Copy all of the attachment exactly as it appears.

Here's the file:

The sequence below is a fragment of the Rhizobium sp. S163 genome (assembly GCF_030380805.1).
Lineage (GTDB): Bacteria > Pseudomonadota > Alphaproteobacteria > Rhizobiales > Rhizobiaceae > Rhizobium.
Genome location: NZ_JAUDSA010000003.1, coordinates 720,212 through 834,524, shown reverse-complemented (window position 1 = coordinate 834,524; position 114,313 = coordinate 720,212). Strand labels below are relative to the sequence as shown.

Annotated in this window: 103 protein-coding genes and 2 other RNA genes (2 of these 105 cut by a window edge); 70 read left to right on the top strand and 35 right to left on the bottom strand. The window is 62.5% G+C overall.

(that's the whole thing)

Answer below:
The sequence below is a fragment of the Rhizobium sp. S163 genome (assembly GCF_030380805.1).
Lineage (GTDB): Bacteria > Pseudomonadota > Alphaproteobacteria > Rhizobiales > Rhizobiaceae > Rhizobium.
Genome location: NZ_JAUDSA010000003.1, coordinates 720,212 through 834,524, shown reverse-complemented (window position 1 = coordinate 834,524; position 114,313 = coordinate 720,212). Strand labels below are relative to the sequence as shown.

Annotated in this window: 103 protein-coding genes and 2 other RNA genes (2 of these 105 cut by a window edge); 70 read left to right on the top strand and 35 right to left on the bottom strand. The window is 62.5% G+C overall.